It calls for wise, persuasive and honest government to persuade people to accept the enormity of the problem which presently confronts us. Why do honourable members think an invader from the north is threatening to descend upon the scene? It is a product only of the disillusionment of the electorate, if I may be pardoned for saying so. Both sides of this House have endeavoured to find solutions within the parameters of conventionality when, in fact, we are in an exceedingly unconventional position. The ordinary cures will not repair our circumstances. Our country is afflicted with a malaise-a cancer, if one likes. For it to surrender to the treatment necessary to the restoration of good health it must firstly have confidence in the diagnostician and the surgeon to whom it must submit. To fill either or both of those roles it is essential for the Government to come clean. The Government knows with an absolute certainty what is wrong with the country. For heaven's sake, if the Prime Minister does not know what is wrong and what must be done to remedy the situation, who in this country could possibly know better? We are entitled to our respective views, of course, as to how best it could be handled, but the Government knows what is wrong with this country. It would help enormously if it came clean and told the electorate what is wrong with it and explained its dereliction thus far by trying to resolve the problem within conventional parameters. It should tell the electorate that it tried to accommodate the electorate's expectations but that the day of reckoning is upon us. I am sure that not one member of the Government does not acknowledge in his heart of hearts the truth of what I am saying.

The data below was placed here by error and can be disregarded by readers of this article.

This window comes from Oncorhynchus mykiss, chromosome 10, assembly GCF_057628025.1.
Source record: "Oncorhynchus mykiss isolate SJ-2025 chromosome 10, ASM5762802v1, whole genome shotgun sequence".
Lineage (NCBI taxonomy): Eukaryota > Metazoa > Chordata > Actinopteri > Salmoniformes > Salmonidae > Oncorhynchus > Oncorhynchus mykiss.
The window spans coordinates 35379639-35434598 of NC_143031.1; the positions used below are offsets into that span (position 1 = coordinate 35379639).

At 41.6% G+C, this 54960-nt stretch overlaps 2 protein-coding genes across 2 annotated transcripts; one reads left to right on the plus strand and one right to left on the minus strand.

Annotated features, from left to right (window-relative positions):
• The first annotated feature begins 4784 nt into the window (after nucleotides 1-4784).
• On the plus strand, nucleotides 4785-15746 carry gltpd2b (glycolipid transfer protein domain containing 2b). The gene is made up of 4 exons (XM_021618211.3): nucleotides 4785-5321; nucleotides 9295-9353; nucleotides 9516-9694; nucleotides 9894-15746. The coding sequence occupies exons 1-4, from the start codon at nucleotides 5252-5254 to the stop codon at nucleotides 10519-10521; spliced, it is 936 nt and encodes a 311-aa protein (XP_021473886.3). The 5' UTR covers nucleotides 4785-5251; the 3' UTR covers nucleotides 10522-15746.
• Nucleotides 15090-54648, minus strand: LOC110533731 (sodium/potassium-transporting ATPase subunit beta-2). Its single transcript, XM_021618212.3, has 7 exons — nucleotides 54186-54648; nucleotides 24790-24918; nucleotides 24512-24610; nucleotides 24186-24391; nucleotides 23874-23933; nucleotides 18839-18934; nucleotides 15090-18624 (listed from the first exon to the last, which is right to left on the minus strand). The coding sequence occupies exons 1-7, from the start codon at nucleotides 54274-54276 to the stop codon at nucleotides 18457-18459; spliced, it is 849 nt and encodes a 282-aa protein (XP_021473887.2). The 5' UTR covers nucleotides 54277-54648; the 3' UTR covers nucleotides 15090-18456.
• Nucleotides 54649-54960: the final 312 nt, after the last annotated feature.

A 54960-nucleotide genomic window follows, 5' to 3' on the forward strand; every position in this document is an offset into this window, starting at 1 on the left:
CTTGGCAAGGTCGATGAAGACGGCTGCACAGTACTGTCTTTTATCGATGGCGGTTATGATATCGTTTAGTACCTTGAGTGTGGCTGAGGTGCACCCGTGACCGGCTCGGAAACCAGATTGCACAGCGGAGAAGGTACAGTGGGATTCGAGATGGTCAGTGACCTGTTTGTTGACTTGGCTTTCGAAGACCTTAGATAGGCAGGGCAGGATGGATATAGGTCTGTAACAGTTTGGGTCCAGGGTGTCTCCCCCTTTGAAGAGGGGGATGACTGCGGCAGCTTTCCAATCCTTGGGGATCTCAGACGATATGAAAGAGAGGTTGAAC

Without wishing to affront the intelligence of people, there is little difference between bringing up a family, running a corner store and governing a country in fundamental terms. Within the family the children know instantly what they want but the parents, hopefully having acquired a modicum of wisdom through experience, are obliged to make a judgment on two points: Firstly, is it good for them and, secondly, can we afford it? If the answer is no on either score the kids instantly hate the parents' guts but they cannot vote them out in the next election. That is the only essential point of difference. This Government has compounded the mischief initiated by the Whitlam Government in encouraging the people out there to believe that what they ask for they can have. We have moved towards their expectations, and we have mortgaged the futures of our children and our children's children.